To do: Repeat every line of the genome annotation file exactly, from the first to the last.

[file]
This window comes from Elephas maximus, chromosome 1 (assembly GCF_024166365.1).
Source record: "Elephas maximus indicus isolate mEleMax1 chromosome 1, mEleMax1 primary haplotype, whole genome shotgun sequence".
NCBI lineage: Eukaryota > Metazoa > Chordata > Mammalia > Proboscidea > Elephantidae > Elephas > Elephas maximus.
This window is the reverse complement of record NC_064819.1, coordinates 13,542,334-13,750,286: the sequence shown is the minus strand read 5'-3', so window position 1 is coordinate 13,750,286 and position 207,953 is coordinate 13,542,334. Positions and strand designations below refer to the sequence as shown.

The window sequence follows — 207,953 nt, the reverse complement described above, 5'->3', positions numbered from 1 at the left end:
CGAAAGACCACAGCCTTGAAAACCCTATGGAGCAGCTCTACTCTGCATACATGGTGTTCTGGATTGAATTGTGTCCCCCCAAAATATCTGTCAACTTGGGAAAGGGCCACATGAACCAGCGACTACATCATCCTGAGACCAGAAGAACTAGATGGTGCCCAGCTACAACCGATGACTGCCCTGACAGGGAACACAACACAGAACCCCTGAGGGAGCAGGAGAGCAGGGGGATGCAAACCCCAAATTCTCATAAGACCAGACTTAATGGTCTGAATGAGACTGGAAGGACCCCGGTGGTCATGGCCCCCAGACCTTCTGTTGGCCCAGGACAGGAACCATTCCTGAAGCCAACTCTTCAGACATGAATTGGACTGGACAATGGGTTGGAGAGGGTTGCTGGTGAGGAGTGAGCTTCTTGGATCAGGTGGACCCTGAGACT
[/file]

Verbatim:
This window comes from Elephas maximus, chromosome 1 (assembly GCF_024166365.1).
Source record: "Elephas maximus indicus isolate mEleMax1 chromosome 1, mEleMax1 primary haplotype, whole genome shotgun sequence".
NCBI lineage: Eukaryota > Metazoa > Chordata > Mammalia > Proboscidea > Elephantidae > Elephas > Elephas maximus.
This window is the reverse complement of record NC_064819.1, coordinates 13,542,334-13,750,286: the sequence shown is the minus strand read 5'-3', so window position 1 is coordinate 13,750,286 and position 207,953 is coordinate 13,542,334. Positions and strand designations below refer to the sequence as shown.

The window sequence follows — 207,953 nt, the reverse complement described above, 5'->3', positions numbered from 1 at the left end:
CGAAAGACCACAGCCTTGAAAACCCTATGGAGCAGCTCTACTCTGCATACATGGTGTTCTGGATTGAATTGTGTCCCCCCAAAATATCTGTCAACTTGGGAAAGGGCCACATGAACCAGCGACTACATCATCCTGAGACCAGAAGAACTAGATGGTGCCCAGCTACAACCGATGACTGCCCTGACAGGGAACACAACACAGAACCCCTGAGGGAGCAGGAGAGCAGGGGGATGCAAACCCCAAATTCTCATAAGACCAGACTTAATGGTCTGAATGAGACTGGAAGGACCCCGGTGGTCATGGCCCCCAGACCTTCTGTTGGCCCAGGACAGGAACCATTCCTGAAGCCAACTCTTCAGACATGAATTGGACTGGACAATGGGTTGGAGAGGGTTGCTGGTGAGGAGTGAGCTTCTTGGATCAGGTGGACCCTGAGACT